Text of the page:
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Aisha Emory, Kevin He, Diya Ganguly and Charles Sobocinski
Kevin He (second from left) is getting hands-on experience in economics research while still in high school by doing a project on water PFAS and filters and collecting that data with Aisha Emory (far left), Diya Ganguly (second from right) and Charles Sobocinski (far right) through the Center for Experimental and Applied Economics in the College of Agriculture and Natural Resources.

Engaging in applied economics

Photo by Kathy F. Atkinson

High school students get hands-on experience in experimental and applied economics

The field of economics historically has had disproportionately fewer women than men as well as a lack of minority representation. A 2020 economics panel at the Allied Social Science Associations annual meeting said reforms to introductory courses could help solve this problem. 

Work the University of Delaware’s Center for Experimental and Applied Economics is doing with students before college could be key to getting over this hurdle. 

Experimental and applied economics are all about exploring decision-making, behavior and why people make the choices they make. The center has offered a handful of high school and pre-college students volunteer opportunities so they can get an early taste of what it means to conduct research in economics.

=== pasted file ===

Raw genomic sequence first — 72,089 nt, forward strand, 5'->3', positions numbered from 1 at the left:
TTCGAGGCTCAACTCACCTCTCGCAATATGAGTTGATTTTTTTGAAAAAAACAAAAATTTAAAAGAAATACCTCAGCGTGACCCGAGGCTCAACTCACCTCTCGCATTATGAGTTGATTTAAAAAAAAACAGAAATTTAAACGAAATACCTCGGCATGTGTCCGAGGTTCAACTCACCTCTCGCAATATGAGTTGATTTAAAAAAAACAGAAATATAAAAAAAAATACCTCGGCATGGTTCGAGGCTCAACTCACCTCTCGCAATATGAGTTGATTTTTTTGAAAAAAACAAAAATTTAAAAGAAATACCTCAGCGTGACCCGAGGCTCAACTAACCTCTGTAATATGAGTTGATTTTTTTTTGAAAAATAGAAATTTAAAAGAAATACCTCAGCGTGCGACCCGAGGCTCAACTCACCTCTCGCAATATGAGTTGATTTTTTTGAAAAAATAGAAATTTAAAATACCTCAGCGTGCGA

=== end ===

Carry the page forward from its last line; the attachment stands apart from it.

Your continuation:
“Women and underrepresented groups are less likely to study economics,” said Leah Palm-Forster, an associate professor in applied economics and statistics and the director for the Center for Experimental and Applied Economics. “They’re less likely to continue in the field of economics for graduate school or move into faculty positions. We feel it’s really important, in order to support this pipeline, to think early about K-12 education.”

The two high schoolers and one student taking a gap year who have volunteered and interned with the center within the last year found out about it through connections with UD faculty, staff or through cold emailing the center. Palm-Forster said students joined economic experiments already underway, helping to recruit participants and collect data.

“The real benefit is understanding what it means to do economics, what it means to be an economist,” Palm-Forster said. “I think a lot of times in high school, or even as an undergraduate student, students go to class in a traditional lecture setting and they’re learning about economics but it doesn’t feel as relevant to them personally.”

Learning the ropes

Kevin He, a senior at Newark Charter, was paired with a UD student over the summer to facilitate an economic experiment for the center. They set up a table outside of UDairy Creamery’s flagship location in Newark to conduct a study on “forever chemicals” (PFAS) and how willing people would be to pay for filters and testing kits.

He said he quickly learned economics is a challenging field. 

“I really learned how difficult it is to maintain one project,” He said. “I learned how difficult it is to prepare for it.”

Something that surprised him was learning it took months for the center to think of a hypothesis and plan around it and that getting people to participate in economic experiments takes time.

But He said the experience opened his eyes to pursuing something economics-based as a career. He even learned a handful of soft skills, such as patience. Not everyone who visited the creamery wanted to take part in the experiment, and He had to accept that.

“I was sitting at a table trying to get people to participate [in the PFAS experiment] for like four to five hours at a time,” He said. “The sheer amount of people turning me down was kind of a reality check and made me be more patient.”